A dialogue between Iran and Gulf Cooperation Council (GCC) states can help address and reduce rhetorical confrontations along the lines of religious identity, which, according to Iran’s narrative, have been the main instrument for recruitment and fundraising for groups like IS. Therefore, an Iran-GCC dialogue could create an atmosphere effective in countering the current sectarian narrative engulfing the region’s crises.
Russia’s intervention in the Syrian war and the West’s increasing attempts to counterbalance Moscow’s involvement means that the possibility of regional countries playing a role in crisis resolution is waning. Although engaging in dialogue and more active diplomacy might not solve anything per se, it can provide regional countries with the mutual trust necessary to constructively engage on crises with more initiative and innovation.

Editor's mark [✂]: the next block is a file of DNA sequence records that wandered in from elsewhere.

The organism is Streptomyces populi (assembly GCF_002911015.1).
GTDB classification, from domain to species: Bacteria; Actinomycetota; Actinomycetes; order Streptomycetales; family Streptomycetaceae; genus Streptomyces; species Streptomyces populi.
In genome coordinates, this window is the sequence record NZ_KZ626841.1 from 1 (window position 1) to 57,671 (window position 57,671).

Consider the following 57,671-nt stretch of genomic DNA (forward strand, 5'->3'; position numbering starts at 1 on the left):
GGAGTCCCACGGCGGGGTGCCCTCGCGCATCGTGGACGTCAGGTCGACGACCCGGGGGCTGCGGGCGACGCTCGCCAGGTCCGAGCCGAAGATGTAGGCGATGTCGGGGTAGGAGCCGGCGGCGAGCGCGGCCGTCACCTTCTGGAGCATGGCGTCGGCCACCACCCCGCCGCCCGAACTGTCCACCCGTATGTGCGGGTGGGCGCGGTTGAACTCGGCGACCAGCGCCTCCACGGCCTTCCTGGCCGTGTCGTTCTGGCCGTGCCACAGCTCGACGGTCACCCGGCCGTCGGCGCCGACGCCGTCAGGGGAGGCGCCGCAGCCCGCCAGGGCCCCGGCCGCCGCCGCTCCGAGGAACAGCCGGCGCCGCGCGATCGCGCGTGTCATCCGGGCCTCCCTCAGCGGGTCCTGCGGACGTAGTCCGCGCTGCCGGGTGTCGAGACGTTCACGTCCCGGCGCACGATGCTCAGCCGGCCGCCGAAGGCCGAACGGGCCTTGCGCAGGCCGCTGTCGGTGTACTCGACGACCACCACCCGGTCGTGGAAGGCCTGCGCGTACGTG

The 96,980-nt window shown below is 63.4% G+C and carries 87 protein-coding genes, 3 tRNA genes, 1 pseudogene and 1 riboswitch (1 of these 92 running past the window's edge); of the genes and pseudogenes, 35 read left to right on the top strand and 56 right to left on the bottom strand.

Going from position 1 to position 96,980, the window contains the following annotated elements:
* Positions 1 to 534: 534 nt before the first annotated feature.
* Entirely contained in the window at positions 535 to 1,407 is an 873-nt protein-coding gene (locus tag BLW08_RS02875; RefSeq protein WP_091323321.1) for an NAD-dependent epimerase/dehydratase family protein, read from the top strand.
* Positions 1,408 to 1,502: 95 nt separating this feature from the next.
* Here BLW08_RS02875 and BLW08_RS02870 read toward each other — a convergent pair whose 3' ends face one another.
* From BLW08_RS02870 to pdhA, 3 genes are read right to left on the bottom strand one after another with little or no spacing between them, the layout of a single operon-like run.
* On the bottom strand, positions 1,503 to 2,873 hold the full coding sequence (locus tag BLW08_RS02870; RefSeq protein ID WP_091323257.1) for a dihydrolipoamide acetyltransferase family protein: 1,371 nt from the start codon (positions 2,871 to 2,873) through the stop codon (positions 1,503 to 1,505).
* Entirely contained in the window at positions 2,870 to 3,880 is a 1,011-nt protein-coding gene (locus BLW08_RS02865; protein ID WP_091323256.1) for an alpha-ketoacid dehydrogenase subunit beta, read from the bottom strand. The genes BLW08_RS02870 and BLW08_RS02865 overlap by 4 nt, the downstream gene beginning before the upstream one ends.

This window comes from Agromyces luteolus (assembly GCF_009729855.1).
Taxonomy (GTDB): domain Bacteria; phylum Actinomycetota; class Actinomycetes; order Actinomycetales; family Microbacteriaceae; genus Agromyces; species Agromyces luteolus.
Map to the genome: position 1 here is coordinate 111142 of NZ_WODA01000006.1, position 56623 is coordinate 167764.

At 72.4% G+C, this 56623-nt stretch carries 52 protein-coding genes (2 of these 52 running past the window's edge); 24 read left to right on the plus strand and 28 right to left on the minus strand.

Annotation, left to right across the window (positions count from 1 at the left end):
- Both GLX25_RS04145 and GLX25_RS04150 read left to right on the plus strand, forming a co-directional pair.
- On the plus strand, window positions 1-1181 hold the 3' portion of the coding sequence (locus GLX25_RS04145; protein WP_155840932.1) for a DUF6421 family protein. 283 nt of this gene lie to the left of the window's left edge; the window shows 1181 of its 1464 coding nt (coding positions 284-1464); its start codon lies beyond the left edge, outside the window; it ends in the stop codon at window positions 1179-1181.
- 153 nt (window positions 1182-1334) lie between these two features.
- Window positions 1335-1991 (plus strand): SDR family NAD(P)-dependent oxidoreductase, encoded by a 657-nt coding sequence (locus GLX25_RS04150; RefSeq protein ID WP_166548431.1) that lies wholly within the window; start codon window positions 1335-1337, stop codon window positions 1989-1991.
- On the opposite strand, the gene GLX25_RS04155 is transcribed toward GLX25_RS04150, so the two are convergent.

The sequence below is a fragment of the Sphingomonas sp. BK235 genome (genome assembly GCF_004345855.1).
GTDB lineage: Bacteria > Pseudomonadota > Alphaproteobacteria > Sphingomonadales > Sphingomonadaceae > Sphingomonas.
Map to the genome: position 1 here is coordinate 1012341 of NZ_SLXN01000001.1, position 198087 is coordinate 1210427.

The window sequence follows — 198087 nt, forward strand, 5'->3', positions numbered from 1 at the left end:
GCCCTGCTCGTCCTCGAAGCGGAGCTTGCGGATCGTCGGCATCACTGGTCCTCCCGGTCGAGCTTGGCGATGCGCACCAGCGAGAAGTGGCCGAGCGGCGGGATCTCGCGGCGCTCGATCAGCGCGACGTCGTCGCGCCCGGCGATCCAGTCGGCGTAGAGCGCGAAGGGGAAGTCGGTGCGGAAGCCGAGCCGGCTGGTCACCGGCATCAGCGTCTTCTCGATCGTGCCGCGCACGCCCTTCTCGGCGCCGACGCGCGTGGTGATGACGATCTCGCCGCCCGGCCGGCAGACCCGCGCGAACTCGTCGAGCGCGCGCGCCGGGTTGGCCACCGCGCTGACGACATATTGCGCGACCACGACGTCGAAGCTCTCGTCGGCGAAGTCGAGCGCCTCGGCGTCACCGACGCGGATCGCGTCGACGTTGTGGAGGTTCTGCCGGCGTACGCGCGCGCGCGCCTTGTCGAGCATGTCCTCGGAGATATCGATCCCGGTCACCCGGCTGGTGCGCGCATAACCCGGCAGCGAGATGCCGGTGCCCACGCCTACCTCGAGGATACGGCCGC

An Arab-Iranian dialogue can create a framework for managing crises that is different from the current approach, which emphasizes the personal nature of interactions. Indeed, one of the main problems in Middle Eastern politics is the personalization of state agendas. This hampers talking, especially in times of crisis. Dialogue can reshape state priorities and override the personal dimension to the extent that confrontation over a particular issue will not bring diplomacy to a complete halt. Thus, dialogue could be the first step in successful crisis management.